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This article was published 16/5/2014 (1107 days ago), so information in it may no longer be current.
Former Winnipegger Karyn Freedman's new memoir is a brilliant, brave and soul-searing account of how she survived a near-deadly rape.
Freedman, a Toronto-based University of Guelph philosophy professor, has crafted a book destined to become an important tool for rape survivors, as well as for members of all professions who deal with them. It's also a call to action to end violence against women.
Freedman is an excellent writer who powerfully details her horrifying knife-point rape, in which she was nearly killed, as a 22-year-old backpacking through Europe in 1990.
Beginning with the book's prologue, Freedman's riveting writing grips the reader. She perceptively observes: "I have finally reconciled myself to the immutability of trauma. Psychological trauma is a chronic condition, and that means that the rape is forever my shadow. It tracks me everywhere... Most especially, it stalks me in the bedroom."
Freedman says, "My body is interminably sensitive to the touch, the violence of the rape imprinted all over it."
Years of hard work with an exceptional therapist have been highly efficacious for her recovery, she explains.
She calls sexual violence against women a dirty secret, as well as an epidemic. Her research reflects that one in three women worldwide is raped, which amounts to one such crime being committed every 10 seconds. Despite these statistics, the "social and cultural pressure on women to keep their stories private is, for many, an insurmountable hurdle," Freedman states.
Telling her story, with heroic and devastating candour, is Freedman's way of helping others, as well as herself.
Freedman's book is meticulously researched. She describes everything from post-traumatic stress disorder (PTSD) to panic attacks (she has endured both) in an easily understandable and precise manner.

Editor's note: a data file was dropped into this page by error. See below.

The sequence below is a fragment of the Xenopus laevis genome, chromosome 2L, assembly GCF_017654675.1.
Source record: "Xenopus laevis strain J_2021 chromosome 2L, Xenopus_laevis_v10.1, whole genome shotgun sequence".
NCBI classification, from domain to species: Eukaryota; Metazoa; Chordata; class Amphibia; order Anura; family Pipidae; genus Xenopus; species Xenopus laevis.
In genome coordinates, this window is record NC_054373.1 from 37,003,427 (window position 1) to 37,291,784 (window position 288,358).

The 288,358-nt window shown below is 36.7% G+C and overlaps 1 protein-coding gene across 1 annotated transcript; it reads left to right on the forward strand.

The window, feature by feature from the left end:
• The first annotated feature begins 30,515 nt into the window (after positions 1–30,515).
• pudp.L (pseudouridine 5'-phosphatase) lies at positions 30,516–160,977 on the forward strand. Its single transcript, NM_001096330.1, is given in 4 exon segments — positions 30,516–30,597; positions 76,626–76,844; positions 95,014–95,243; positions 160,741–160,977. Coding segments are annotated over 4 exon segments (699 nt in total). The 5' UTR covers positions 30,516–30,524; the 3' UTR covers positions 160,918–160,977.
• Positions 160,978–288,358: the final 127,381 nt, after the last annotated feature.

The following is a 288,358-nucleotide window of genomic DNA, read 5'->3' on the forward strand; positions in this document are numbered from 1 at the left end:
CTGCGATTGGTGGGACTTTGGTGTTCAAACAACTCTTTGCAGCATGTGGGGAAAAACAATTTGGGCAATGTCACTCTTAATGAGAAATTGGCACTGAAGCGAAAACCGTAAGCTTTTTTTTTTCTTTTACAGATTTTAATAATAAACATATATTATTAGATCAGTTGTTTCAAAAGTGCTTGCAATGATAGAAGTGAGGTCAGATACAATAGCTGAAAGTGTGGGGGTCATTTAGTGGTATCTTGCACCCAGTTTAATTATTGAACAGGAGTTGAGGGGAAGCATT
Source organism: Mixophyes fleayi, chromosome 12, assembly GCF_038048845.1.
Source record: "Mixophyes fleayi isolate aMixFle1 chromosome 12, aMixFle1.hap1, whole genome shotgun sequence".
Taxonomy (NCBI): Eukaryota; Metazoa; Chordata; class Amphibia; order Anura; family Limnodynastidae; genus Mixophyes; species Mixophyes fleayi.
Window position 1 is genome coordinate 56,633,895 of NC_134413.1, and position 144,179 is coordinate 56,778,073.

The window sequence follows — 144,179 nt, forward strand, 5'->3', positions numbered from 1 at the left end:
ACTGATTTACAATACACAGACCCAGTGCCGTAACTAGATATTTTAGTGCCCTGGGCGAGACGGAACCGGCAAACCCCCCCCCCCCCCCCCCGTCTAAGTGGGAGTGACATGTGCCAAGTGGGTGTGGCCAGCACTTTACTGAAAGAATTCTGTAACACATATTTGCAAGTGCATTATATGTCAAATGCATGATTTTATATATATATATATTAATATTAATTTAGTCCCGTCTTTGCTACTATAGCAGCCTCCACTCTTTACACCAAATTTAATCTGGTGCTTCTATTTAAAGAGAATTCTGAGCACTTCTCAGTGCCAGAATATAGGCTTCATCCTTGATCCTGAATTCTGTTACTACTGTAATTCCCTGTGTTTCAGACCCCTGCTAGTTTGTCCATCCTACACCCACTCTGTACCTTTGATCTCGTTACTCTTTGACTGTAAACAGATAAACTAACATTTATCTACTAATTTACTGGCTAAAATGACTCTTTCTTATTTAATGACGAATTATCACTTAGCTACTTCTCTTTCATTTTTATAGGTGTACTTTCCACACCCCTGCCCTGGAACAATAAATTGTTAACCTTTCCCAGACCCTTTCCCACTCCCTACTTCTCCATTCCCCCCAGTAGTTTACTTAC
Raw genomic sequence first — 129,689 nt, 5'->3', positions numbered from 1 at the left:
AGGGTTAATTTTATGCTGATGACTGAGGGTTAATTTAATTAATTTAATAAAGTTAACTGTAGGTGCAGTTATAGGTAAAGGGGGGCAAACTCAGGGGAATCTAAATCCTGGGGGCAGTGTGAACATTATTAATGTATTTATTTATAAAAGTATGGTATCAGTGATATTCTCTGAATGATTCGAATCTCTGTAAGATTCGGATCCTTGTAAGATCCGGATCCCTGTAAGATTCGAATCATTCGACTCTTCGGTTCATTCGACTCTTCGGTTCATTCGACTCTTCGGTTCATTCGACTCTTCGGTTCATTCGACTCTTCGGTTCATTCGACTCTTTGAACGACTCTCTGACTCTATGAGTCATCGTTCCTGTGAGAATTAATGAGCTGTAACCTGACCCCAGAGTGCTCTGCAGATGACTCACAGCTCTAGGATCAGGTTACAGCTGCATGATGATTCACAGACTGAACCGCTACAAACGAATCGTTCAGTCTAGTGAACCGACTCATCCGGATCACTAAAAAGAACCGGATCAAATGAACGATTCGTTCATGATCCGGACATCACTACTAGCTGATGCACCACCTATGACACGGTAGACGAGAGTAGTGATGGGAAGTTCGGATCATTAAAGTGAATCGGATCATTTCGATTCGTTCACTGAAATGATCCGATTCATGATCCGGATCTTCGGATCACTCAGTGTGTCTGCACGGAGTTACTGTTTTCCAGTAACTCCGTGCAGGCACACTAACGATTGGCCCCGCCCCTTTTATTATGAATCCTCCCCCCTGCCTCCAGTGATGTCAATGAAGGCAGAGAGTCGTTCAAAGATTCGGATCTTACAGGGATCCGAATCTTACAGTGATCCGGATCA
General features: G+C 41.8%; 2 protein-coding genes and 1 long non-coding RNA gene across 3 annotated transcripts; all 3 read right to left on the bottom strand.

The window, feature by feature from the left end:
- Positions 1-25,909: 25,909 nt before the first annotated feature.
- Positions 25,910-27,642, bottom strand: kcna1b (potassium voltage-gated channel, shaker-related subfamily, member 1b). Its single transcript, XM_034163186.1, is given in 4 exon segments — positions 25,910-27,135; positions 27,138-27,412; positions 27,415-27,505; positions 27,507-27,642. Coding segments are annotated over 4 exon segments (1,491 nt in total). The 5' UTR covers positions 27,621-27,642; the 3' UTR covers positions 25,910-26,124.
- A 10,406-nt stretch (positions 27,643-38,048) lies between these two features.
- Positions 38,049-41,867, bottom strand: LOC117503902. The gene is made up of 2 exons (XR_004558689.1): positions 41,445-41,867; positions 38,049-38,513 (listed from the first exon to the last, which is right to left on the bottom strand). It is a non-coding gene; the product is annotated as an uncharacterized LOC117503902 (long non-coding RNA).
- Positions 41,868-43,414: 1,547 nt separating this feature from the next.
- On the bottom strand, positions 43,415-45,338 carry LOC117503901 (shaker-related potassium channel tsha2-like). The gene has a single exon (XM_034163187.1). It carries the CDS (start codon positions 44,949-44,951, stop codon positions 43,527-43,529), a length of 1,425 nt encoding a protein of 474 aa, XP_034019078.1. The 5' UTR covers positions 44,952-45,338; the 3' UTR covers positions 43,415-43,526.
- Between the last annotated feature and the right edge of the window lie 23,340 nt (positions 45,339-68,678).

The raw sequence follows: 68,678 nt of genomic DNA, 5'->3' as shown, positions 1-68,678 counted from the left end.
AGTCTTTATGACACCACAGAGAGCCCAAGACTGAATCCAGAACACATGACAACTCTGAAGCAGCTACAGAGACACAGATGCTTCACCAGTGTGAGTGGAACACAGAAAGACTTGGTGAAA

Of PTSD, she notes: "It's characterized by a nervous system that is on high alert: fearing for the worst, and living in constant expectation of harm."
Freedman outlines her involvement in the trial of her attacker, who was ultimately convicted in Paris and sentenced to eight years of incarceration, and expresses immense gratitude for her compassionate and supportive family and her partner.
Initially silent about her "hour of terror," Freedman has found strength from helping other survivors of sexual assault by discussing her own experience and participating in groups with other survivors of sexual violence. "Talking about our experiences of sexual violence can be an important step in the recovery process for survivors -- although not, perhaps, a necessary one," she writes. "Each survivor in that room had been treated as an object, each one had her body used sexually, violently, against her will."
She reveals: "There is something powerful about making public this private experience, about having others see us in it, about asking them to bear witness to our stories."
Freedman espouses the perspective that "violence against women may take different forms and range in severity, it persists as part of a system of oppression and gender discrimination that is rooted in structural inequalities between men and women."
One Hour In Paris will provide many hours of thought-provoking, compelling reading and discussion.
Brenlee Carrington, a Winnipeg lawyer and mediator, is the Law Society of Manitoba's equity ombudsperson.